Surrounded by a crowd of semi-familiar faces, it is actually easy and normal to feel lonely at college. After moving away from everything you’re familiar with, it’s important to take time out to assess your state-of-mind and recharge.

Stop taking things personally

This is one that I’m still working towards. Being in a competitive situation that forces you to compare yourself to your peers can damage your self-esteem and solicit your defence mechanisms. By knowing your worth, not jumping to conclusions and letting things like a bad grade go, you’re automatically promoted to the master of your own emotions and energy levels.

Being addicted to coffee is totally fine…probably

My dependence on caffeine is definitely helping me now that I’ve graduated and actually have to get out of bed in the mornings. Take this advice at your own peril.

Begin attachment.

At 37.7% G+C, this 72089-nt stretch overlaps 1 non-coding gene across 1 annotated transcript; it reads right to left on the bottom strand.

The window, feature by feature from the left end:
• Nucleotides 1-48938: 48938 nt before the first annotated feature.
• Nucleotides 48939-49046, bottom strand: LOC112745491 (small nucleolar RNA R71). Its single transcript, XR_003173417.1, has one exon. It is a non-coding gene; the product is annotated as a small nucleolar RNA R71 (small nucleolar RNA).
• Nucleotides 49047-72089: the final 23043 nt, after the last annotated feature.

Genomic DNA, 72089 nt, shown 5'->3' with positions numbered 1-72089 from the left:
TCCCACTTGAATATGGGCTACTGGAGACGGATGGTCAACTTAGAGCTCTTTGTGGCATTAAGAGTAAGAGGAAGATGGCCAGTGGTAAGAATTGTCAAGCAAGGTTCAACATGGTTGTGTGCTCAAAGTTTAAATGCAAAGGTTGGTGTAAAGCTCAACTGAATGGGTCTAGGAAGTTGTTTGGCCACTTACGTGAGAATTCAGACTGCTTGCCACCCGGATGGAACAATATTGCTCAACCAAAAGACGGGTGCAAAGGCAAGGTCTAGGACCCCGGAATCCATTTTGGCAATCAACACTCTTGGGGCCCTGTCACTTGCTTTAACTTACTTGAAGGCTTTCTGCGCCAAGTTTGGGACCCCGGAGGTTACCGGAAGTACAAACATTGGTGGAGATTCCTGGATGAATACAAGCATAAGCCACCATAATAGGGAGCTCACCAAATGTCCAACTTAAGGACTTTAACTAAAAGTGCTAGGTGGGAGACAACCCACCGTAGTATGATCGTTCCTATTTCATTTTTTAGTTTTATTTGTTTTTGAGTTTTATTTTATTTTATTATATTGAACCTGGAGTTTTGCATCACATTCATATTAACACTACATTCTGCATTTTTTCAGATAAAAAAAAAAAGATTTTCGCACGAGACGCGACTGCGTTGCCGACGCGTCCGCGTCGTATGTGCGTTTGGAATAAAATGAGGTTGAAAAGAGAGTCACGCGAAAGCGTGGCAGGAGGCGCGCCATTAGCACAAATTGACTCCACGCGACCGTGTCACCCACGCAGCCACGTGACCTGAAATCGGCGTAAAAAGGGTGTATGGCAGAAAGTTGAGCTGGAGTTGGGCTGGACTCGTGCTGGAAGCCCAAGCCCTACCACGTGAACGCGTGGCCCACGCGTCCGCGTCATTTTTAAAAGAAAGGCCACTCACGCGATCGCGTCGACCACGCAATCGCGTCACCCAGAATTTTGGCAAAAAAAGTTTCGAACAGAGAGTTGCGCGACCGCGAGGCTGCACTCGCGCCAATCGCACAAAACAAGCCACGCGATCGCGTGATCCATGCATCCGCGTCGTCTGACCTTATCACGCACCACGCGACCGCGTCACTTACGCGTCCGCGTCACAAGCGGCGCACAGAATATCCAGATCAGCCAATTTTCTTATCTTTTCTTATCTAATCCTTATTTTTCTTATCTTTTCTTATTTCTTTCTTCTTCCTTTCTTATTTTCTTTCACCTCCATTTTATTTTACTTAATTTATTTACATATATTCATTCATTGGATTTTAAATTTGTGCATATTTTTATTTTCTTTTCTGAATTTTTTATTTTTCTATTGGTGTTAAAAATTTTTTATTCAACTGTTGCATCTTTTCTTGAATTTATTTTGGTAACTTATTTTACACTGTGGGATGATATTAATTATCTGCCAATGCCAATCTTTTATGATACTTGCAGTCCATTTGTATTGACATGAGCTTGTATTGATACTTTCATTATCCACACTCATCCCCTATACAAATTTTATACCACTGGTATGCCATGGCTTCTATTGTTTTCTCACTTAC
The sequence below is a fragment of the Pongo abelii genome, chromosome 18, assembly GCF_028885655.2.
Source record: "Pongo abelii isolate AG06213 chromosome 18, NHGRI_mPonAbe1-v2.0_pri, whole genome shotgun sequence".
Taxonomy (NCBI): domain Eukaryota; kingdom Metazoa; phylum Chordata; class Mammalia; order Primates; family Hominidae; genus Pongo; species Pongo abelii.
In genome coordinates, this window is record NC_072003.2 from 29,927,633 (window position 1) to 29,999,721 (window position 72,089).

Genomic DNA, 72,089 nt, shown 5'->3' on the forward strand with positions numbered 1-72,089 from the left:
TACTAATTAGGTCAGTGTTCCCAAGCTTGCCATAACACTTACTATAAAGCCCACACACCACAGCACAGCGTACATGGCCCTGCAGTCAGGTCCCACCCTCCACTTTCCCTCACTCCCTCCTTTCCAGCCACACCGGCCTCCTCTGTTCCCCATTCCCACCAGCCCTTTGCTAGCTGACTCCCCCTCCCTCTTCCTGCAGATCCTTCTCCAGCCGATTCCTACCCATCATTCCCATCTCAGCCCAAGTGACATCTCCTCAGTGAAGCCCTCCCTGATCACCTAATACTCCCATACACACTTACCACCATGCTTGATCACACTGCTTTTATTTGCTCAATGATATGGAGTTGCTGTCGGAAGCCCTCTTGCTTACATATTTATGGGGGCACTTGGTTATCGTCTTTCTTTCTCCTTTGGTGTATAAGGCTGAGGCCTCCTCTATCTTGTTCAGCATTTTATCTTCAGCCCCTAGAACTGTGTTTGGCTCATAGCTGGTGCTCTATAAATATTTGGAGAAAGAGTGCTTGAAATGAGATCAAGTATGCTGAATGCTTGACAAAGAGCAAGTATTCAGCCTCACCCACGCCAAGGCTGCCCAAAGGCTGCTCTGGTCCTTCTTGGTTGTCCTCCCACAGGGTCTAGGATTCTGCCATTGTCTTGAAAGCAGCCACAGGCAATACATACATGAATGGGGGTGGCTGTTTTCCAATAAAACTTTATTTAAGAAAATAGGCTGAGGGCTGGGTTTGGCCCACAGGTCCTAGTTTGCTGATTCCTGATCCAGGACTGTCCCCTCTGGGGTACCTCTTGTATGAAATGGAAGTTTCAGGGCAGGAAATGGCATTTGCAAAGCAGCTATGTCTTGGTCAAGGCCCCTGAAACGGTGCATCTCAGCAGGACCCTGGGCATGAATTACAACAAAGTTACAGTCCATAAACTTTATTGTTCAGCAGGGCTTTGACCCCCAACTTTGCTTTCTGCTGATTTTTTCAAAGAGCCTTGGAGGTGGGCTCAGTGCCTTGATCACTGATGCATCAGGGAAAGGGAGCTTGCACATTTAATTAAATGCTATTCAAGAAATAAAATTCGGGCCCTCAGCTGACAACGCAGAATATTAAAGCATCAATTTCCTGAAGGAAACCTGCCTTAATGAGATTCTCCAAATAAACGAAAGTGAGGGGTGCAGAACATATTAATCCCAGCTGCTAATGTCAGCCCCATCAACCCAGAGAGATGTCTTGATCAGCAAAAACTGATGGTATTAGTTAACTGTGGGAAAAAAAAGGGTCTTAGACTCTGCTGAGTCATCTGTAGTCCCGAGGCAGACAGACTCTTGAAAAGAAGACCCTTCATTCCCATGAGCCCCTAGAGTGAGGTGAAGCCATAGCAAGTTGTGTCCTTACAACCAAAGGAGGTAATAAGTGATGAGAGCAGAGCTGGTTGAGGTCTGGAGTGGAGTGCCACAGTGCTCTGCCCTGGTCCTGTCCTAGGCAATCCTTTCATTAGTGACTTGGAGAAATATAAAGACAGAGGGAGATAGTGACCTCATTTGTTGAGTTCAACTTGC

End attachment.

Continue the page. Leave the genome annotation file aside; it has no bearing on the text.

Further reading: 5 Reasons to Have Houseplants in Your Dorm Room

Bullet Journaling

Seven Effective Bullet Journaling Tips

By Rose Martin

College life can be extremely stressful. Balancing multiple responsibilities, projects, examinations, extracurricular activities, work and social life is an overwhelming experience for most students, often causing them to lose sight of their long-term aspirations. Every student struggles with effective time management and organization amidst the chaotic college schedule, which may contribute to stunting his/her career growth. If you are looking for a simple and effective way to organize your life, bullet journaling can help you manage your tasks and set your priorities right, putting you on the fast track to success.